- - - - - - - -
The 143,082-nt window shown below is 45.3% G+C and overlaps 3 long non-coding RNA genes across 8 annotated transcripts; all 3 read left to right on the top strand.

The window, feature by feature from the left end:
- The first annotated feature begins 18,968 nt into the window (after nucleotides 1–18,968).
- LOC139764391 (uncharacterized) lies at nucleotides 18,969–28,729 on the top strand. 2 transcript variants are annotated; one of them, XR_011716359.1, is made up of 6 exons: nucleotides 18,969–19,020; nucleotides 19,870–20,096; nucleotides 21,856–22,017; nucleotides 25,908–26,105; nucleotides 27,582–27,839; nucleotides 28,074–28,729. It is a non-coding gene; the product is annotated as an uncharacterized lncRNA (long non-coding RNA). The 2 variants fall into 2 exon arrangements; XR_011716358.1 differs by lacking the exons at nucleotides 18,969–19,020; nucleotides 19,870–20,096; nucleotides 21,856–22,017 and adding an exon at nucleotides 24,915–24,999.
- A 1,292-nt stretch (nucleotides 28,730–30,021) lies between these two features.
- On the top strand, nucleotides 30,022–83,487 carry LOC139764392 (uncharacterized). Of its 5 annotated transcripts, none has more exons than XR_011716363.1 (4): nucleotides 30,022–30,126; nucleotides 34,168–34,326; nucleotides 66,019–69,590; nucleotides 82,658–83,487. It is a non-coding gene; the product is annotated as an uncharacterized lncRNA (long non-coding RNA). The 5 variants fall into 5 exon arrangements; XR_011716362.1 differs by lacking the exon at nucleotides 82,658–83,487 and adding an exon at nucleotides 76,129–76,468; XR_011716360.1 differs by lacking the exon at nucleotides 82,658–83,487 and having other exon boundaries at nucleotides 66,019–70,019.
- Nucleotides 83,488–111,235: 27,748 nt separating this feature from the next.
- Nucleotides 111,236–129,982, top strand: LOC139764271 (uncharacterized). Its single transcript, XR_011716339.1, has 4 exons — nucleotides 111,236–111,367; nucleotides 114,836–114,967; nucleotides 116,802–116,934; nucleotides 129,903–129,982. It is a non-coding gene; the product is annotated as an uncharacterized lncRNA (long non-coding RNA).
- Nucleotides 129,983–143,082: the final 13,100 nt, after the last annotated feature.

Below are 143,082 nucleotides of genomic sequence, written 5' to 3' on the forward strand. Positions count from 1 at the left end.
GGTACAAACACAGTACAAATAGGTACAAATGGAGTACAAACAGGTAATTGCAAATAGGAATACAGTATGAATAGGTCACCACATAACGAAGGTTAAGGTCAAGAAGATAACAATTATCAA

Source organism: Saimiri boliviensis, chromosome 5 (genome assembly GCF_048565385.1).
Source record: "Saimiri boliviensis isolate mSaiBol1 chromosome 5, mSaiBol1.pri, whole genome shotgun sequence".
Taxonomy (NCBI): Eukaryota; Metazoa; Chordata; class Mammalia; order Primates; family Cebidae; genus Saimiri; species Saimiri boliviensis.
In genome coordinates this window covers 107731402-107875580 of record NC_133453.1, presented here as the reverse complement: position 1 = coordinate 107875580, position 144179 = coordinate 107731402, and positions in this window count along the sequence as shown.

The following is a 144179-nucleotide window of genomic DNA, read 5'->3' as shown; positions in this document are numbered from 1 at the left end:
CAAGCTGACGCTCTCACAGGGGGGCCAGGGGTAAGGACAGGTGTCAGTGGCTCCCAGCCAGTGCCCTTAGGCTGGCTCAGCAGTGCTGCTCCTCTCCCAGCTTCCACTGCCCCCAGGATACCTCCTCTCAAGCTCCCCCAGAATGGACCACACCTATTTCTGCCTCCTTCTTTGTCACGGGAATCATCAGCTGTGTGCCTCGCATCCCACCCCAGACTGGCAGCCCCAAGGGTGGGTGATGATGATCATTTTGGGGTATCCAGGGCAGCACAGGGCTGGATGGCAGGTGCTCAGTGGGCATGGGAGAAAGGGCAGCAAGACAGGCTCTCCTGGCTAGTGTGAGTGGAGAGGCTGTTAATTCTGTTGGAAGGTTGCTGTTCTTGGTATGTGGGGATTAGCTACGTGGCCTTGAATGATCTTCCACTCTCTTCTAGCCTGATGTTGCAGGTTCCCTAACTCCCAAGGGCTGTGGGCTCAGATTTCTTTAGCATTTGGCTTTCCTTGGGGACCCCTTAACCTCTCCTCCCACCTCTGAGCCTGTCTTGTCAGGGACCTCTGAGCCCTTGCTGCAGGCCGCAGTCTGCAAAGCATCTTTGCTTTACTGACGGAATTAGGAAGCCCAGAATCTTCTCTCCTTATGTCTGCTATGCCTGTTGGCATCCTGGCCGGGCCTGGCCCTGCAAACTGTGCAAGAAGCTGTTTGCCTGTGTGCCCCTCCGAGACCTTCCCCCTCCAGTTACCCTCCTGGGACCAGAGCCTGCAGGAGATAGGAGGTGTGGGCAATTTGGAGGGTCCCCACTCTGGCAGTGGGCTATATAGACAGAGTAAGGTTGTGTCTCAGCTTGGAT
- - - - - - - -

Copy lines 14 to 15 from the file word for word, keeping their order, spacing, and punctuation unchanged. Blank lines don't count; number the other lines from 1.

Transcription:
Taxonomy (NCBI): Eukaryota; Metazoa; Chordata; class Mammalia; order Primates; family Cebidae; genus Saimiri; species Saimiri boliviensis.
In genome coordinates this window covers 107731402-107875580 of record NC_133453.1, presented here as the reverse complement: position 1 = coordinate 107875580, position 144179 = coordinate 107731402, and positions in this window count along the sequence as shown.